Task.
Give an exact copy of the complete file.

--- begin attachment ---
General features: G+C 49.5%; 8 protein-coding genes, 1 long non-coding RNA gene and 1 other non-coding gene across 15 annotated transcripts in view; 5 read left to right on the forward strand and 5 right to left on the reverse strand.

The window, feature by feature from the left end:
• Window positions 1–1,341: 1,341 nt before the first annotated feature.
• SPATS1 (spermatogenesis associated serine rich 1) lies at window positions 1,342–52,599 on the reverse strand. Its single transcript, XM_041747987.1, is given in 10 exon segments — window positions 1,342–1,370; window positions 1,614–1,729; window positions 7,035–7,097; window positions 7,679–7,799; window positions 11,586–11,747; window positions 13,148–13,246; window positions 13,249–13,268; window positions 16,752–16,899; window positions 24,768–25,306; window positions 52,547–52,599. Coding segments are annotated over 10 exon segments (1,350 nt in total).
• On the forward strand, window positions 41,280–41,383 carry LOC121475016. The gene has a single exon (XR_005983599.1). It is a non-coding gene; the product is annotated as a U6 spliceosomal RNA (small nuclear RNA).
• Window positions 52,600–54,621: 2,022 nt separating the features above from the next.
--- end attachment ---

General features: G+C 49.5%; 8 protein-coding genes, 1 long non-coding RNA gene and 1 other non-coding gene across 15 annotated transcripts in view; 5 read left to right on the forward strand and 5 right to left on the reverse strand.

The window, feature by feature from the left end:
• Window positions 1–1,341: 1,341 nt before the first annotated feature.
• SPATS1 (spermatogenesis associated serine rich 1) lies at window positions 1,342–52,599 on the reverse strand. Its single transcript, XM_041747987.1, is given in 10 exon segments — window positions 1,342–1,370; window positions 1,614–1,729; window positions 7,035–7,097; window positions 7,679–7,799; window positions 11,586–11,747; window positions 13,148–13,246; window positions 13,249–13,268; window positions 16,752–16,899; window positions 24,768–25,306; window positions 52,547–52,599. Coding segments are annotated over 10 exon segments (1,350 nt in total).
• On the forward strand, window positions 41,280–41,383 carry LOC121475016. The gene has a single exon (XR_005983599.1). It is a non-coding gene; the product is annotated as a U6 spliceosomal RNA (small nuclear RNA).
• Window positions 52,600–54,621: 2,022 nt separating the features above from the next.